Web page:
But is there a “they” trying to teach me something – or is it just bad art-making?

5. geoff - September 5, 2016

You see, eating meat is bad and wymyn are better than men, mmmmkay?

Another strong sub-theme is that DNA has nothing to do with behavior or even your potential. Nature vs. nurture is no longer a philosophical question: it’s all nurture in Zootopia.

So by wishing away genetics, you have the writers’ utopia where anybody can be anything, no matter how absurd. Which leads directly to the modern view of gender, where you can be any gender or combination of genders or a new, heretofore unknown, gender, regardless of the content of your chromosomes.

6. geoff - September 5, 2016

But is there a “they” trying to teach me something – or is it just bad art-making?

Bad art-making combined with a crappy dime-store philosophy.

7. veeshir - September 5, 2016

My sister gave up a girl, Jessica, for adoption when she was 16 (my sister, not Jess). We met Jess when she was 30.

They are almost exactly the same. Watching them get pissed at the same thing (me usually, the don’t like my sense of humor) was pretty darn funny.

The only differences were superficial.
Jessica was raised in Westchester county, might as well be Lawn Gisland, while my sister was raised in Ulster county, much more rural and far less affected by NYC.

Nurture can change you some and can really screw you up, but that makes me lean heavily toward nature.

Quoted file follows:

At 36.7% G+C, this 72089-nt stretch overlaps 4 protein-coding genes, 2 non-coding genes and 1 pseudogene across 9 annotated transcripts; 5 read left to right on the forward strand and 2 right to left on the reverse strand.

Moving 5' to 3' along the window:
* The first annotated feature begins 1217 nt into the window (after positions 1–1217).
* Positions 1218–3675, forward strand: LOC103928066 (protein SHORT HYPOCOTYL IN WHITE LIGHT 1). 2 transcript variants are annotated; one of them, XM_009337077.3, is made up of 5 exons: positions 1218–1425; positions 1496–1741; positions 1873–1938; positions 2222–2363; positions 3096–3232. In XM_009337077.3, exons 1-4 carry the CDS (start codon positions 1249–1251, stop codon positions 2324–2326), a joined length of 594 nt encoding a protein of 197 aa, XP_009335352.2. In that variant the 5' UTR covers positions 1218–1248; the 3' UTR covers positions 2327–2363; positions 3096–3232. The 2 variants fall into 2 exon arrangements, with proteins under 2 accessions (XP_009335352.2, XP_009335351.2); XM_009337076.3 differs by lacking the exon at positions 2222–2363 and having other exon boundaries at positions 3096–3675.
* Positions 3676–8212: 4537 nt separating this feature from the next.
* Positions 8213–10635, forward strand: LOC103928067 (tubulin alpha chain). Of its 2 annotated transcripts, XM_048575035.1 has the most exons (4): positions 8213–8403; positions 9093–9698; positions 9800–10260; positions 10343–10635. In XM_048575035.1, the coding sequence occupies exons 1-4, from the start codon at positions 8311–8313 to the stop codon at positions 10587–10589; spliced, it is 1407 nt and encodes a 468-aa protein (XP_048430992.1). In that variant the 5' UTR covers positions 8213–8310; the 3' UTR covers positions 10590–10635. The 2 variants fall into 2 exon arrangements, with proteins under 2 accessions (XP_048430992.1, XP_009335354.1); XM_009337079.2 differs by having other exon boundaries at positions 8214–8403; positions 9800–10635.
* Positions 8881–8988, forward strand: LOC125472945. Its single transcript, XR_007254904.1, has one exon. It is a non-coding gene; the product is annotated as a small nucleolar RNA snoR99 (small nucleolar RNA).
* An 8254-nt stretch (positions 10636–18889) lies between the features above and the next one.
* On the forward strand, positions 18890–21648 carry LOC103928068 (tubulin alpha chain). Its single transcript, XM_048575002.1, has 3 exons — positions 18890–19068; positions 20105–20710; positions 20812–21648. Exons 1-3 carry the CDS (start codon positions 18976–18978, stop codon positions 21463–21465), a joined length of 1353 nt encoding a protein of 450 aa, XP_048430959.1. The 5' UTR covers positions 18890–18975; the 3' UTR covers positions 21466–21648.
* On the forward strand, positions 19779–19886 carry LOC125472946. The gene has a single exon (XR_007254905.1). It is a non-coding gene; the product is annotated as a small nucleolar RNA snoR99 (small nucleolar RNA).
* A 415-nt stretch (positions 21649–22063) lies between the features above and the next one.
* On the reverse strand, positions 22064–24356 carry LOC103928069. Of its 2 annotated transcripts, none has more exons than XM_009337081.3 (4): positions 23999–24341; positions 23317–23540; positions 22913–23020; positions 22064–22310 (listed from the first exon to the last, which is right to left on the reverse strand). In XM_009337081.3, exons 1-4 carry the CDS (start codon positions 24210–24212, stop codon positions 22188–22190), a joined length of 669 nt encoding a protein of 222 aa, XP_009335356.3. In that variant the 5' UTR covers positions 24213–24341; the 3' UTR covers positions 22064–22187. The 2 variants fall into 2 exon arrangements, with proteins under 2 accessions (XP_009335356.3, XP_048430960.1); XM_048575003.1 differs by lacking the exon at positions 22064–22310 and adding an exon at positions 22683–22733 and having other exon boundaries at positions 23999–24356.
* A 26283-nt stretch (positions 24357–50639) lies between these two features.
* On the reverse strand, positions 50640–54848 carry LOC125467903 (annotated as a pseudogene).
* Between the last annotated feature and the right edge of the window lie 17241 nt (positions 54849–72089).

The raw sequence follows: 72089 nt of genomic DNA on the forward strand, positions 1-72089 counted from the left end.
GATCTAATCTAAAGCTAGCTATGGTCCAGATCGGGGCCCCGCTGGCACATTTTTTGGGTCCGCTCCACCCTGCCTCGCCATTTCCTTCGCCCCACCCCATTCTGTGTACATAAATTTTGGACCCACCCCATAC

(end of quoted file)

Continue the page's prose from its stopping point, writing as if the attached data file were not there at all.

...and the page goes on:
8. Jimbro - September 6, 2016

It sounds like the reunion at age 30 was a good thing.

9. veeshir - September 6, 2016

It was Jimbro, except my sister’s 16 and 13 year old daughters didn’t think it was so good.

But then, they didn’t find much they liked at that time.

10. digitalbrownshirt - September 6, 2016

I saw Zootopia on dvd with my daughter. I knew about the social politics before hand, but still enjoyed it as a comedy. The racial stuff was pretty heavy handed. I thought it was funny at the beginning of the movie that the prey were suspicious of the fox for being a predator and it turned out the suspicion was correct. Yes he changed, but it was still true that the stereotype was supported by his behavior. Of course they had to show how “society” had forced him into being that way instead of just making it easier to choose that path.

If I avoided every movie that pushed bs politics I’d never go to a movie.

11. Retired Geezer - September 6, 2016

If I avoided every movie that pushed bs politics I’d never go to a movie.

*life as a Geezer

12. geoff - September 6, 2016

Hey Veeshir – I got your request for access to Uncommon Misconceptions, but it hasn’t been functional for several years. I just use it for private research these days.

13. veeshir - September 6, 2016

I was just clicking it to see what happened, after it went through immediately I thought, “I shouldn’t have done that”.

I was looking at an old post where someone asked you about your blog.

14. skinbad - September 6, 2016

He keeps all his old notes on reanimation there. You don’t really want to know.

15. geoff - September 6, 2016

Ahem. Those are new notes, thank you very much.

16. Retired Geezer - September 6, 2016

He keeps all his old notes on reanimation there. You don’t really want to know.

I believe you misread it… it was re-Anime.

Yes, geoff admits to being a cultural approbater.